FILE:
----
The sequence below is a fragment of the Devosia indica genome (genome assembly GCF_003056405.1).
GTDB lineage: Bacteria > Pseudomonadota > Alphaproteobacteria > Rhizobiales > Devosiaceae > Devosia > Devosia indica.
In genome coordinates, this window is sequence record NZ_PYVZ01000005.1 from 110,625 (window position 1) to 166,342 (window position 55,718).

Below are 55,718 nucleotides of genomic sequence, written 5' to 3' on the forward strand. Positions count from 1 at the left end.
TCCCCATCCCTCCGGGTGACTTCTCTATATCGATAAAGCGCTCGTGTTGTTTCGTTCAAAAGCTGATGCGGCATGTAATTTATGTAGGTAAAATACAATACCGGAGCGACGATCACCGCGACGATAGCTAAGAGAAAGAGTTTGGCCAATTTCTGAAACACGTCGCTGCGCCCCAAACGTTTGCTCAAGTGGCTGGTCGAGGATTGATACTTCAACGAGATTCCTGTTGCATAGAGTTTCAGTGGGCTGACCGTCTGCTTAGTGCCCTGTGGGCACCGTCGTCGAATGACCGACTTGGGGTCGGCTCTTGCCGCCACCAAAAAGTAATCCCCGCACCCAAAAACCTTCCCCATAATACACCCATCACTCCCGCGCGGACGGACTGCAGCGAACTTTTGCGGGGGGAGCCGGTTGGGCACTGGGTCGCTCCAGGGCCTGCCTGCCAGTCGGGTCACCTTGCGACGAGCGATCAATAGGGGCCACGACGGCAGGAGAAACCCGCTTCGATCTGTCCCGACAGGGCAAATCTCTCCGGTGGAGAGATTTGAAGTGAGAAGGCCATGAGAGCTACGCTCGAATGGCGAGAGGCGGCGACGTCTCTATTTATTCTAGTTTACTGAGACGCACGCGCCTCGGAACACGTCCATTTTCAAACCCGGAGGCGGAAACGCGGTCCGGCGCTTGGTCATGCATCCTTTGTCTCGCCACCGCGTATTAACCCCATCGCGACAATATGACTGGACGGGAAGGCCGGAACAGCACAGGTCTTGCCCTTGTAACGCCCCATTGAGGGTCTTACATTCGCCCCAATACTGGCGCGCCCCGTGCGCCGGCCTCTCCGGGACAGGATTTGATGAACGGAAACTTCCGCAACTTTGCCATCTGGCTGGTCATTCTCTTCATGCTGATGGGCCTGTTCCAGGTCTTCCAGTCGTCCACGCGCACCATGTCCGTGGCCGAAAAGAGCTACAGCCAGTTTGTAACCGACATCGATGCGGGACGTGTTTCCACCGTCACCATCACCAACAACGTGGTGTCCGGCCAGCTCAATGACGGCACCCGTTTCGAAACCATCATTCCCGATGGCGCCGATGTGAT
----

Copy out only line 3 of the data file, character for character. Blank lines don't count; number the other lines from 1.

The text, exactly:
In genome coordinates, this window is sequence record NZ_PYVZ01000005.1 from 110,625 (window position 1) to 166,342 (window position 55,718).